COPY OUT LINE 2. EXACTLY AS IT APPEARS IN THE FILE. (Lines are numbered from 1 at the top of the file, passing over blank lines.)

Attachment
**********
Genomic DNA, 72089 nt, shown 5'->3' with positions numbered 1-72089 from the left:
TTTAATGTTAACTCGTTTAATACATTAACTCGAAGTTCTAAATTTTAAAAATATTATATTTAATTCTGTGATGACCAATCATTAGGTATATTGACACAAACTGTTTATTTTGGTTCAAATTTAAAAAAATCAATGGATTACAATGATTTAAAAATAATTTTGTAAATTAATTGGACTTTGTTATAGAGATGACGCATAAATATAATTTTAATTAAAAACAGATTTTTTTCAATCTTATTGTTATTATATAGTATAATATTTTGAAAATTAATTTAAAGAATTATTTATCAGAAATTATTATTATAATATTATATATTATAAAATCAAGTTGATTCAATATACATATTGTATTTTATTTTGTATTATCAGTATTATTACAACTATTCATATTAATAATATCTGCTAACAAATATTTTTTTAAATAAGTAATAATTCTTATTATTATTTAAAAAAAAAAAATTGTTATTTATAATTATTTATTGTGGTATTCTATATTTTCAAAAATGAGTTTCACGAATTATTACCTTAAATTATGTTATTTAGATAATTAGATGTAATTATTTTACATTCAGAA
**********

TTTAATGTTAACTCGTTTAATACATTAACTCGAAGTTCTAAATTTTAAAAATATTATATTTAATTCTGTGATGACCAATCATTAGGTATATTGACACAAACTGTTTATTTTGGTTCAAATTTAAAAAAATCAATGGATTACAATGATTTAAAAATAATTTTGTAAATTAATTGGACTTTGTTATAGAGATGACGCATAAATATAATTTTAATTAAAAACAGATTTTTTTCAATCTTATTGTTATTATATAGTATAATATTTTGAAAATTAATTTAAAGAATTATTTATCAGAAATTATTATTATAATATTATATATTATAAAATCAAGTTGATTCAATATACATATTGTATTTTATTTTGTATTATCAGTATTATTACAACTATTCATATTAATAATATCTGCTAACAAATATTTTTTTAAATAAGTAATAATTCTTATTATTATTTAAAAAAAAAAAATTGTTATTTATAATTATTTATTGTGGTATTCTATATTTTCAAAAATGAGTTTCACGAATTATTACCTTAAATTATGTTATTTAGATAATTAGATGTAATTATTTTACATTCAGAA